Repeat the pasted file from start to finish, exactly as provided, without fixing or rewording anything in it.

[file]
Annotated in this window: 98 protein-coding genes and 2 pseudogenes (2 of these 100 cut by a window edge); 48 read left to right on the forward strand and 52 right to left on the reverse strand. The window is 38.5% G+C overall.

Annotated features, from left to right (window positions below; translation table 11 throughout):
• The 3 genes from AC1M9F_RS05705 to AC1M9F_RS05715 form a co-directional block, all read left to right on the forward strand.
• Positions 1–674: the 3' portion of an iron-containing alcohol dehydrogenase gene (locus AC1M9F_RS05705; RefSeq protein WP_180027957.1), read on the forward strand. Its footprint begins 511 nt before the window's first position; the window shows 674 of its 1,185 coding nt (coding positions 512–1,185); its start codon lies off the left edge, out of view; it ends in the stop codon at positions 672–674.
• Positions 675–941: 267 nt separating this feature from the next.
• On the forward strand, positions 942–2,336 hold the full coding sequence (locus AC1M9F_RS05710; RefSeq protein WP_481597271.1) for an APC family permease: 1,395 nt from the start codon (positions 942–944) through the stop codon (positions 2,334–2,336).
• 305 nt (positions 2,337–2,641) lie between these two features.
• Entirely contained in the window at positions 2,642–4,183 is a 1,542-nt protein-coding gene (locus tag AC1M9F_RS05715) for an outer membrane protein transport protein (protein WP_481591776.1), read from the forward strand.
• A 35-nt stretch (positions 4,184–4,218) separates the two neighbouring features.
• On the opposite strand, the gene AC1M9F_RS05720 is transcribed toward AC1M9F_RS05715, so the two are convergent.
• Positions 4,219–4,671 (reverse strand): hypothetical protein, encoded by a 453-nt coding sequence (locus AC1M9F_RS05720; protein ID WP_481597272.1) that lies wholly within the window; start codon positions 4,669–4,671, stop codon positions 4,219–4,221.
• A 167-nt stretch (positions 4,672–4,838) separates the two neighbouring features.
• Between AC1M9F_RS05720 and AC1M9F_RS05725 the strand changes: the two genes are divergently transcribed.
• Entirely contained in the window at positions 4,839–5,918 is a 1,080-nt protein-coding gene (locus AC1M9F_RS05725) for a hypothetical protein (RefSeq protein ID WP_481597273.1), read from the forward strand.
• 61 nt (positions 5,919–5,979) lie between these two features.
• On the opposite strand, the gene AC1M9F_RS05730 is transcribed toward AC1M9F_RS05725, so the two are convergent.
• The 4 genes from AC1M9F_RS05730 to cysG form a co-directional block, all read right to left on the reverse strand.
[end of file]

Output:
Annotated in this window: 98 protein-coding genes and 2 pseudogenes (2 of these 100 cut by a window edge); 48 read left to right on the forward strand and 52 right to left on the reverse strand. The window is 38.5% G+C overall.

Annotated features, from left to right (window positions below; translation table 11 throughout):
• The 3 genes from AC1M9F_RS05705 to AC1M9F_RS05715 form a co-directional block, all read left to right on the forward strand.
• Positions 1–674: the 3' portion of an iron-containing alcohol dehydrogenase gene (locus AC1M9F_RS05705; RefSeq protein WP_180027957.1), read on the forward strand. Its footprint begins 511 nt before the window's first position; the window shows 674 of its 1,185 coding nt (coding positions 512–1,185); its start codon lies off the left edge, out of view; it ends in the stop codon at positions 672–674.
• Positions 675–941: 267 nt separating this feature from the next.
• On the forward strand, positions 942–2,336 hold the full coding sequence (locus AC1M9F_RS05710; RefSeq protein WP_481597271.1) for an APC family permease: 1,395 nt from the start codon (positions 942–944) through the stop codon (positions 2,334–2,336).
• 305 nt (positions 2,337–2,641) lie between these two features.
• Entirely contained in the window at positions 2,642–4,183 is a 1,542-nt protein-coding gene (locus tag AC1M9F_RS05715) for an outer membrane protein transport protein (protein WP_481591776.1), read from the forward strand.
• A 35-nt stretch (positions 4,184–4,218) separates the two neighbouring features.
• On the opposite strand, the gene AC1M9F_RS05720 is transcribed toward AC1M9F_RS05715, so the two are convergent.
• Positions 4,219–4,671 (reverse strand): hypothetical protein, encoded by a 453-nt coding sequence (locus AC1M9F_RS05720; protein ID WP_481597272.1) that lies wholly within the window; start codon positions 4,669–4,671, stop codon positions 4,219–4,221.
• A 167-nt stretch (positions 4,672–4,838) separates the two neighbouring features.
• Between AC1M9F_RS05720 and AC1M9F_RS05725 the strand changes: the two genes are divergently transcribed.
• Entirely contained in the window at positions 4,839–5,918 is a 1,080-nt protein-coding gene (locus AC1M9F_RS05725) for a hypothetical protein (RefSeq protein ID WP_481597273.1), read from the forward strand.
• 61 nt (positions 5,919–5,979) lie between these two features.
• On the opposite strand, the gene AC1M9F_RS05730 is transcribed toward AC1M9F_RS05725, so the two are convergent.
• The 4 genes from AC1M9F_RS05730 to cysG form a co-directional block, all read right to left on the reverse strand.